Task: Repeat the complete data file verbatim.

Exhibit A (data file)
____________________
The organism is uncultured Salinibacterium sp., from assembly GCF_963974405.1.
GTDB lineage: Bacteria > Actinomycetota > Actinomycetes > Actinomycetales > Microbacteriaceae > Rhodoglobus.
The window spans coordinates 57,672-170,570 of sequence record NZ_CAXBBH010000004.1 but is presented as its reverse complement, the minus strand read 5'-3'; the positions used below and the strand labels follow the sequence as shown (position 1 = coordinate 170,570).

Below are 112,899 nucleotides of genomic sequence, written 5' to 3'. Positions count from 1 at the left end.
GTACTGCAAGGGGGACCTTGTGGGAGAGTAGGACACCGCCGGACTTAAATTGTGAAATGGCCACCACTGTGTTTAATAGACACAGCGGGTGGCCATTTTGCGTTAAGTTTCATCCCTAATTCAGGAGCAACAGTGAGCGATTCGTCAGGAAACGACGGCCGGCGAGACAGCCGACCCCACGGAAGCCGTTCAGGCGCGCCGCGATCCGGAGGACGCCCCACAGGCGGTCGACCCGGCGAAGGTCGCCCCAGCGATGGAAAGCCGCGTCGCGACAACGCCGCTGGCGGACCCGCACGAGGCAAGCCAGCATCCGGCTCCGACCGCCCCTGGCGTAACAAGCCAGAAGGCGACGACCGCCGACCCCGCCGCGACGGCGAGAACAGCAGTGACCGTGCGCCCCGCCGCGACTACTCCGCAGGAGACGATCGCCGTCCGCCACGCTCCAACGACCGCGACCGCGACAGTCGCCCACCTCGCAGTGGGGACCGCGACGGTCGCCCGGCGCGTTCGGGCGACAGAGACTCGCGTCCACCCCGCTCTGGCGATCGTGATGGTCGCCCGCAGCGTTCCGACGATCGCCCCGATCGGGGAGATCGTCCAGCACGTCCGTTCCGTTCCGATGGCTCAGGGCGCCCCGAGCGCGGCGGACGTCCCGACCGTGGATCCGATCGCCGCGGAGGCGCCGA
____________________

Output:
The organism is uncultured Salinibacterium sp., from assembly GCF_963974405.1.
GTDB lineage: Bacteria > Actinomycetota > Actinomycetes > Actinomycetales > Microbacteriaceae > Rhodoglobus.
The window spans coordinates 57,672-170,570 of sequence record NZ_CAXBBH010000004.1 but is presented as its reverse complement, the minus strand read 5'-3'; the positions used below and the strand labels follow the sequence as shown (position 1 = coordinate 170,570).

Below are 112,899 nucleotides of genomic sequence, written 5' to 3'. Positions count from 1 at the left end.
GTACTGCAAGGGGGACCTTGTGGGAGAGTAGGACACCGCCGGACTTAAATTGTGAAATGGCCACCACTGTGTTTAATAGACACAGCGGGTGGCCATTTTGCGTTAAGTTTCATCCCTAATTCAGGAGCAACAGTGAGCGATTCGTCAGGAAACGACGGCCGGCGAGACAGCCGACCCCACGGAAGCCGTTCAGGCGCGCCGCGATCCGGAGGACGCCCCACAGGCGGTCGACCCGGCGAAGGTCGCCCCAGCGATGGAAAGCCGCGTCGCGACAACGCCGCTGGCGGACCCGCACGAGGCAAGCCAGCATCCGGCTCCGACCGCCCCTGGCGTAACAAGCCAGAAGGCGACGACCGCCGACCCCGCCGCGACGGCGAGAACAGCAGTGACCGTGCGCCCCGCCGCGACTACTCCGCAGGAGACGATCGCCGTCCGCCACGCTCCAACGACCGCGACCGCGACAGTCGCCCACCTCGCAGTGGGGACCGCGACGGTCGCCCGGCGCGTTCGGGCGACAGAGACTCGCGTCCACCCCGCTCTGGCGATCGTGATGGTCGCCCGCAGCGTTCCGACGATCGCCCCGATCGGGGAGATCGTCCAGCACGTCCGTTCCGTTCCGATGGCTCAGGGCGCCCCGAGCGCGGCGGACGTCCCGACCGTGGATCCGATCGCCGCGGAGGCGCCGA